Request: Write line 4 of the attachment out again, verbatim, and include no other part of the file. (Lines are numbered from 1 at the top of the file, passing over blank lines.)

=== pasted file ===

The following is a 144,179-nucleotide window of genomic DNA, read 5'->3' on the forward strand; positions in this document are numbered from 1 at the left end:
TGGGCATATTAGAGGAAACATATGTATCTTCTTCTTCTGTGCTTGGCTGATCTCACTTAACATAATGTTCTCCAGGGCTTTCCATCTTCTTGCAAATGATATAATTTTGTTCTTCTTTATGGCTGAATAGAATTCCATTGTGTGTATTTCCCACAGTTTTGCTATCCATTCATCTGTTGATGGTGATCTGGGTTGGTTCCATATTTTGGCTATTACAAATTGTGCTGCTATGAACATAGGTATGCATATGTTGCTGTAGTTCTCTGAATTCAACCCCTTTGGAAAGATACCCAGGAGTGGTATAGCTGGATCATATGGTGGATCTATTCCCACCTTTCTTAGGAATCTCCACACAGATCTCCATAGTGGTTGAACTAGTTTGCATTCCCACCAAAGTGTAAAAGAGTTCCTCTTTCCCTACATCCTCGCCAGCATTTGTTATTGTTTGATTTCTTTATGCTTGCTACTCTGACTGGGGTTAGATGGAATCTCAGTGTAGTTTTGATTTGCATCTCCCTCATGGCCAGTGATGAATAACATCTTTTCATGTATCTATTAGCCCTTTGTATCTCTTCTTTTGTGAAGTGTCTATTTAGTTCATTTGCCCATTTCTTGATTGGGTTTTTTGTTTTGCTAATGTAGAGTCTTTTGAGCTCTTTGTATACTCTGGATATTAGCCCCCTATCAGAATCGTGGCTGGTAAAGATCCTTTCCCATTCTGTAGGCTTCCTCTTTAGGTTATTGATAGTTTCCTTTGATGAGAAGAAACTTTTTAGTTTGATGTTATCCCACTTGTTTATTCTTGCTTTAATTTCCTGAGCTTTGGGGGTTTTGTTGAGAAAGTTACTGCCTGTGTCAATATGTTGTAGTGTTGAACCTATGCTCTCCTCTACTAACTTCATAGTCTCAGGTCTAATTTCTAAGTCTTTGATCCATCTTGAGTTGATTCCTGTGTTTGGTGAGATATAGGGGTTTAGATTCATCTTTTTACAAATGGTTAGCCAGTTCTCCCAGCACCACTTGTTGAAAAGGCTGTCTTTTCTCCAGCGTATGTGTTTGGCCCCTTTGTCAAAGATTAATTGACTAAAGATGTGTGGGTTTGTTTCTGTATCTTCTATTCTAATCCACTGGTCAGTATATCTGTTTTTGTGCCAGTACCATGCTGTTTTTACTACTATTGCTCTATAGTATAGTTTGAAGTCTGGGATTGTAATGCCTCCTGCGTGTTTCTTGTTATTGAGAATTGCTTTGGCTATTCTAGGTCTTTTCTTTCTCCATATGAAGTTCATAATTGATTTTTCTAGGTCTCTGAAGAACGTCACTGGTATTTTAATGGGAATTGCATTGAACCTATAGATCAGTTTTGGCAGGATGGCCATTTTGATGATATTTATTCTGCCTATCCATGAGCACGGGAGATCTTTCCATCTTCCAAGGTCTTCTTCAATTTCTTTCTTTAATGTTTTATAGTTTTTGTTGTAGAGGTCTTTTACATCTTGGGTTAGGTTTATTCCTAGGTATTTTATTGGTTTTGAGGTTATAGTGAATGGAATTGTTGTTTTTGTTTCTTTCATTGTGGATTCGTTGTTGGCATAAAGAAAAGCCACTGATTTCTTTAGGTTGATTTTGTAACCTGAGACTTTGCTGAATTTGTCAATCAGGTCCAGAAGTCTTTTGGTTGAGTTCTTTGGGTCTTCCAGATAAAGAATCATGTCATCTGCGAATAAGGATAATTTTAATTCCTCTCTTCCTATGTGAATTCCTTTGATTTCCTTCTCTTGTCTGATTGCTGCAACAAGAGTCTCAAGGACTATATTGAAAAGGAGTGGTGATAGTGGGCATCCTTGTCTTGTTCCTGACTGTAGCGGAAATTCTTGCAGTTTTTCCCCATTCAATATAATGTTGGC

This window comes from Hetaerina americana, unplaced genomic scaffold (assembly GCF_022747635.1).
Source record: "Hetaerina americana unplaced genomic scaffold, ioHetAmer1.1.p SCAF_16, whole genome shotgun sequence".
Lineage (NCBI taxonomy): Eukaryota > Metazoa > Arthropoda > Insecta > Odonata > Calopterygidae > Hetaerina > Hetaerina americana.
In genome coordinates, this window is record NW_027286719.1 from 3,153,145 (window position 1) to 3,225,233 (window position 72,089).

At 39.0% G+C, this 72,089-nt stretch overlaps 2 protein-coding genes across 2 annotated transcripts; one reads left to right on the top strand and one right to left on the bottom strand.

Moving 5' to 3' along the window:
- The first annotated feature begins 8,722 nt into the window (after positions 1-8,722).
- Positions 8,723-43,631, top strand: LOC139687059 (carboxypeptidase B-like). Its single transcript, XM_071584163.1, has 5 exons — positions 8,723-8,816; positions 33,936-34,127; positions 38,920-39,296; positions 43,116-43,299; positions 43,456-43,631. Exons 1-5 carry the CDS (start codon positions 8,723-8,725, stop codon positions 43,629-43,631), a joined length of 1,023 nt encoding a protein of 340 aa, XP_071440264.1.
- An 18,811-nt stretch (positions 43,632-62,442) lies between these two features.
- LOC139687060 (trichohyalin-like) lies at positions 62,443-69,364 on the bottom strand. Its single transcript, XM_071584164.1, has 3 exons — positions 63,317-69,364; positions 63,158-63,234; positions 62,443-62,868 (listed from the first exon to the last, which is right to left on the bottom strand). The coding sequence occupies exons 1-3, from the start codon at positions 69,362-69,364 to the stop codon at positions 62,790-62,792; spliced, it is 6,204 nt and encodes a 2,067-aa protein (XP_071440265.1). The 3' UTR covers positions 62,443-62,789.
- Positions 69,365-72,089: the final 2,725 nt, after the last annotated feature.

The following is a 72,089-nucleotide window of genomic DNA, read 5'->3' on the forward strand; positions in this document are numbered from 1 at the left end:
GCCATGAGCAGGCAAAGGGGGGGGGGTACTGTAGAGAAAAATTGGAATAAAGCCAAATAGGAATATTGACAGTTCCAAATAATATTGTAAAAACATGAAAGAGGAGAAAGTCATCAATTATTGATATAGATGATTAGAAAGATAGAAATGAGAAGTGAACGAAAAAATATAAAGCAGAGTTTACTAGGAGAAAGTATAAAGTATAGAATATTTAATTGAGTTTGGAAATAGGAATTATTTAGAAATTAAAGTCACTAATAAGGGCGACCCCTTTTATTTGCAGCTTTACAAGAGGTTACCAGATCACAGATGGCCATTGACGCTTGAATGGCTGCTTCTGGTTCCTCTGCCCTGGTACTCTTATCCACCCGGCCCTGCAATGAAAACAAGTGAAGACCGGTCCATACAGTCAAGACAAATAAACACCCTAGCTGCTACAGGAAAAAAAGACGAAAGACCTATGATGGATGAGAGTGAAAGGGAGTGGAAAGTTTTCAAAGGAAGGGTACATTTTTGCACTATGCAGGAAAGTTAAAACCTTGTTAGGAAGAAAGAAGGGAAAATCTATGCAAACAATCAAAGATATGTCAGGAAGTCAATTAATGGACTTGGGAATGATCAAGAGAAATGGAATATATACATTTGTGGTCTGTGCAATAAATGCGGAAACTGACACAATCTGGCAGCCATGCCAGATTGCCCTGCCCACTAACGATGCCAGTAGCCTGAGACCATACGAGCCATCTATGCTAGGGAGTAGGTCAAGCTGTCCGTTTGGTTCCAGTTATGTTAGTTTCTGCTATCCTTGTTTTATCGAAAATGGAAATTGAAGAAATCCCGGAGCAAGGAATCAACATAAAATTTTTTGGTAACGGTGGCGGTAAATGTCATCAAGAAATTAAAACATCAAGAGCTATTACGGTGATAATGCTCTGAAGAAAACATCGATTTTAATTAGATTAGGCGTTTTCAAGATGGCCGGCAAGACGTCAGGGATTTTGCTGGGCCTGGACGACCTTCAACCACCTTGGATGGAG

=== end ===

Source record: "Hetaerina americana unplaced genomic scaffold, ioHetAmer1.1.p SCAF_16, whole genome shotgun sequence".